What made Farmer so impactful was his ability to reconcile the divergent ways anthropologists and medical practitioners saw the world and interacted with people. Where a medical practitioner might try to conceptualize harm in terms of categories of disease and pathology translated from the subjective illnesses of patients, an anthropologist might adopt a more holistic approach that situates harm socially, culturally, and even biologically. Paul Farmer’s “practice” was an empathetic and holistic science that recognized the variety of forces that conferred heightened vulnerability on certain populations; it also often succeeded in altering the course of disease progression by healing.

I only now see that I too am well-positioned to create a practice in service of those at heightened risk of contracting HIV/AIDS. In pursuit of this, I realize the importance of reconciling my background in anthropology with my current legal training. In reconciling these disparate traditions, I will better understand, diagnose, and treat harm while allocating remedies that merge lawyers’ inclination to identify ‘true’ facts in the face of ambiguity with anthropologists’ understanding of structural violence as the chief conferrer of direct and indirect harm to individuals.

I look at the next few years of my legal education with renewed clarity and purpose. It is clear to me what my charge is and who it will be in service of — people like “cuz” and the many who Paul Farmer dedicated his life to.

This, I think, is the best way to honor Paul Farmer.

Marvin, I was really moved while reading this. It was powerful, vulnerable, and honest. I think it shows how lived experiences, however personal they may be, inform you and make you a better lawyer than even some of the professors we’re learning from. Your piece reminds me of our conversation about the way HIV was discussed in our criminal law course, and it is clear to me now how much you withheld during that class, where students’ comments are just tallied up for participation points despite lack of depth and insight. But beyond the law school classroom, I hope that your career allows you to continue taking up the charge to flourish however you choose.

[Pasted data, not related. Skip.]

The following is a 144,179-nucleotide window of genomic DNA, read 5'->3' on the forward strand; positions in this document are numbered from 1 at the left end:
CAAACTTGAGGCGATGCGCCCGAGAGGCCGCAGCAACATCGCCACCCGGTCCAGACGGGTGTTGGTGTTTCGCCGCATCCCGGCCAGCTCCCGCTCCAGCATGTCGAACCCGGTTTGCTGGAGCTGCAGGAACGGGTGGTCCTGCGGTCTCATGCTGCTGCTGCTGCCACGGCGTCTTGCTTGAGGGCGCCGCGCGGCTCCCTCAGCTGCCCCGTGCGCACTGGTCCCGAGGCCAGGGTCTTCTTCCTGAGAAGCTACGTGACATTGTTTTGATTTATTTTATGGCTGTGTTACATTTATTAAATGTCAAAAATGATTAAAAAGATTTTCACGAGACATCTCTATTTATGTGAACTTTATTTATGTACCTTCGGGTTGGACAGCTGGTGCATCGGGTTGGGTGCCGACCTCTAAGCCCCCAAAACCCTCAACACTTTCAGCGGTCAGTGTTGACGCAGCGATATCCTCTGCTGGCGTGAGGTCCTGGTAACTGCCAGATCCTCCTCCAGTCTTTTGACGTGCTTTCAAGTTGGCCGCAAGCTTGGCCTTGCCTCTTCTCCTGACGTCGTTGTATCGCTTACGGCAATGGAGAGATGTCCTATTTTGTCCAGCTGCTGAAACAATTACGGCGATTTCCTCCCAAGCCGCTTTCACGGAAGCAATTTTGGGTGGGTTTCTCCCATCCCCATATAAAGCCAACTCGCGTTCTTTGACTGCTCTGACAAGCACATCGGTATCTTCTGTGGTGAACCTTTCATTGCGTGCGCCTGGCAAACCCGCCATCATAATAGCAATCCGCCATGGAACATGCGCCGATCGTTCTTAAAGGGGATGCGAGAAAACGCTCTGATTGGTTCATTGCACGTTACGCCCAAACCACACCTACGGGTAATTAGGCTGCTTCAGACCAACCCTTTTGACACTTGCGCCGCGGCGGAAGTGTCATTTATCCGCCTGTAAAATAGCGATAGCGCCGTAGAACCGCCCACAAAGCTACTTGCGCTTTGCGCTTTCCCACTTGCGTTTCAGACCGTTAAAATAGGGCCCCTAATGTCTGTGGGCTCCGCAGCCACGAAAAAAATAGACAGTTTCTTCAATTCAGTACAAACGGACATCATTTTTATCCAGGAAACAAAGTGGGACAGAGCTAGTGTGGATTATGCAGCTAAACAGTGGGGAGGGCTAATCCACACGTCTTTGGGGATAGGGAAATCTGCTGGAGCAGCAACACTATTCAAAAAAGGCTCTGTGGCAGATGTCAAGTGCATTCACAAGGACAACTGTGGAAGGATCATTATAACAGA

- Rubí

Rubi is right in all she says about the power of the draft.

Farmer lived an immense life, measured by the number of lives he changed. This is another powerful measure, more meaningful than fortune, certainly, to me: a form in which I hope as a teacher and a lawyer to aspire. A large life well lived leaves a large emptiness when it ends. Into that, other lives grow, including yours.

You work economically as well as powerfully. Through Farmer you can show th e lines between medicine and law, and medicine and anthropology. With a few more sentences you could close the triangle, by thinking a bit about your connection sides, anthropology and law It's the tacking back and forth between those two sensibilities, so well described by Clifford Geertz in the introduction to his Storrs Lectures, Local Knowledge that would get you there. Economical as you are, you can trim still more to make the space for what would be necessary.

Marvin, thank you for sharing such a personal and moving account about such a devastating virus. Like Rubí, I also thought of the discussion of HIV in our criminal law course. If I remember correctly, you shared an important post on the criminal law Courseworks about how criminalizing HIV does nothing to prevent the spread of the virus and actually deters effective treatment. It’s disheartening that some of our peers should even need that explained to them. I was also disappointed that the class discussion in crim that day hardly touched on how social identities play into the prosecution of HIV exposure, which I believe you noted in your Courseworks post, explaining that criminalization of HIV disproportionately targets marginalized groups. Somewhat relatedly, I wonder if the fact that Hinkhouse’s exposed partners were heterosexual women had any impact on the prosecution’s decision to charge. Based on the statistics and observations in your essay, it's conceivable that the response would not have been the same had Hinkhouse infected BMSM individuals.

Like Rubí said, it's clear how your lived experience makes you a better, more informed, and more compassionate lawyer than many. I feel very fortunate to learn from you.

Thank you again for sharing. - Tasha

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r6 - 01 Jun 2022 - 01:59:43 - MarvinBell